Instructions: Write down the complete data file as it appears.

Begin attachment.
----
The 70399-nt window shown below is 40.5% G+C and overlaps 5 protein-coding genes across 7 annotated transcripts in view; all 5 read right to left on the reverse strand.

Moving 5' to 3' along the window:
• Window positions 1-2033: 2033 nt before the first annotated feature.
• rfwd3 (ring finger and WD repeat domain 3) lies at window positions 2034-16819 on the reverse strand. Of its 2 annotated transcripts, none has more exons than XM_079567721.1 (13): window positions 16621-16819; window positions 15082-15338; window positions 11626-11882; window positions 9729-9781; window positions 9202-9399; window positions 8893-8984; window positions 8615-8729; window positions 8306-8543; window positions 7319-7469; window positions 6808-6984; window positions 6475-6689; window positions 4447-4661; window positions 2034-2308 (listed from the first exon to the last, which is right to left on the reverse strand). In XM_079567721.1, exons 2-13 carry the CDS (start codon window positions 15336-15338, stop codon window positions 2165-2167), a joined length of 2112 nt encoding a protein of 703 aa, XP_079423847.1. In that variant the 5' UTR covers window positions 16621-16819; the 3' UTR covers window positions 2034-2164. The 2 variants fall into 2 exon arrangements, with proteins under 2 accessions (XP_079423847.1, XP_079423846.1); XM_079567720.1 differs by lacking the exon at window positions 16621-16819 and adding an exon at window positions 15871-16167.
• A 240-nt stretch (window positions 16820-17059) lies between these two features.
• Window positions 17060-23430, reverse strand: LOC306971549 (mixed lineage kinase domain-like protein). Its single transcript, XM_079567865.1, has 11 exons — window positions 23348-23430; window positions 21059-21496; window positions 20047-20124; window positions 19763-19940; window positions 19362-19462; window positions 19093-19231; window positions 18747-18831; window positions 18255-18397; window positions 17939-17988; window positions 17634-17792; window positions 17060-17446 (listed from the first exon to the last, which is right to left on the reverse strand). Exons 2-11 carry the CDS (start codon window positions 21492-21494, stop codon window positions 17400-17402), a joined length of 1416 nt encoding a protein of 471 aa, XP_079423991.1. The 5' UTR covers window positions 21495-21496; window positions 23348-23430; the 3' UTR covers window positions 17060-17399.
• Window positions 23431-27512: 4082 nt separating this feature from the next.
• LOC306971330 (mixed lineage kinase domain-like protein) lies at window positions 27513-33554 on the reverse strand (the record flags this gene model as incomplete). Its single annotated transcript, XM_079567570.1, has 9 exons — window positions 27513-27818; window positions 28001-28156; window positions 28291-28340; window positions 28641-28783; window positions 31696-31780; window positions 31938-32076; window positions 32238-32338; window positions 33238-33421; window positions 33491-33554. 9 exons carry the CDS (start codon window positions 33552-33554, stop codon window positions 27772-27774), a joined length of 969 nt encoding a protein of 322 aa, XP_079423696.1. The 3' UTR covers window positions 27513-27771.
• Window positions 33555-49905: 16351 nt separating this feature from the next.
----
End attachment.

The 70399-nt window shown below is 40.5% G+C and overlaps 5 protein-coding genes across 7 annotated transcripts in view; all 5 read right to left on the reverse strand.

Moving 5' to 3' along the window:
• Window positions 1-2033: 2033 nt before the first annotated feature.
• rfwd3 (ring finger and WD repeat domain 3) lies at window positions 2034-16819 on the reverse strand. Of its 2 annotated transcripts, none has more exons than XM_079567721.1 (13): window positions 16621-16819; window positions 15082-15338; window positions 11626-11882; window positions 9729-9781; window positions 9202-9399; window positions 8893-8984; window positions 8615-8729; window positions 8306-8543; window positions 7319-7469; window positions 6808-6984; window positions 6475-6689; window positions 4447-4661; window positions 2034-2308 (listed from the first exon to the last, which is right to left on the reverse strand). In XM_079567721.1, exons 2-13 carry the CDS (start codon window positions 15336-15338, stop codon window positions 2165-2167), a joined length of 2112 nt encoding a protein of 703 aa, XP_079423847.1. In that variant the 5' UTR covers window positions 16621-16819; the 3' UTR covers window positions 2034-2164. The 2 variants fall into 2 exon arrangements, with proteins under 2 accessions (XP_079423847.1, XP_079423846.1); XM_079567720.1 differs by lacking the exon at window positions 16621-16819 and adding an exon at window positions 15871-16167.
• A 240-nt stretch (window positions 16820-17059) lies between these two features.
• Window positions 17060-23430, reverse strand: LOC306971549 (mixed lineage kinase domain-like protein). Its single transcript, XM_079567865.1, has 11 exons — window positions 23348-23430; window positions 21059-21496; window positions 20047-20124; window positions 19763-19940; window positions 19362-19462; window positions 19093-19231; window positions 18747-18831; window positions 18255-18397; window positions 17939-17988; window positions 17634-17792; window positions 17060-17446 (listed from the first exon to the last, which is right to left on the reverse strand). Exons 2-11 carry the CDS (start codon window positions 21492-21494, stop codon window positions 17400-17402), a joined length of 1416 nt encoding a protein of 471 aa, XP_079423991.1. The 5' UTR covers window positions 21495-21496; window positions 23348-23430; the 3' UTR covers window positions 17060-17399.
• Window positions 23431-27512: 4082 nt separating this feature from the next.
• LOC306971330 (mixed lineage kinase domain-like protein) lies at window positions 27513-33554 on the reverse strand (the record flags this gene model as incomplete). Its single annotated transcript, XM_079567570.1, has 9 exons — window positions 27513-27818; window positions 28001-28156; window positions 28291-28340; window positions 28641-28783; window positions 31696-31780; window positions 31938-32076; window positions 32238-32338; window positions 33238-33421; window positions 33491-33554. 9 exons carry the CDS (start codon window positions 33552-33554, stop codon window positions 27772-27774), a joined length of 969 nt encoding a protein of 322 aa, XP_079423696.1. The 3' UTR covers window positions 27513-27771.
• Window positions 33555-49905: 16351 nt separating this feature from the next.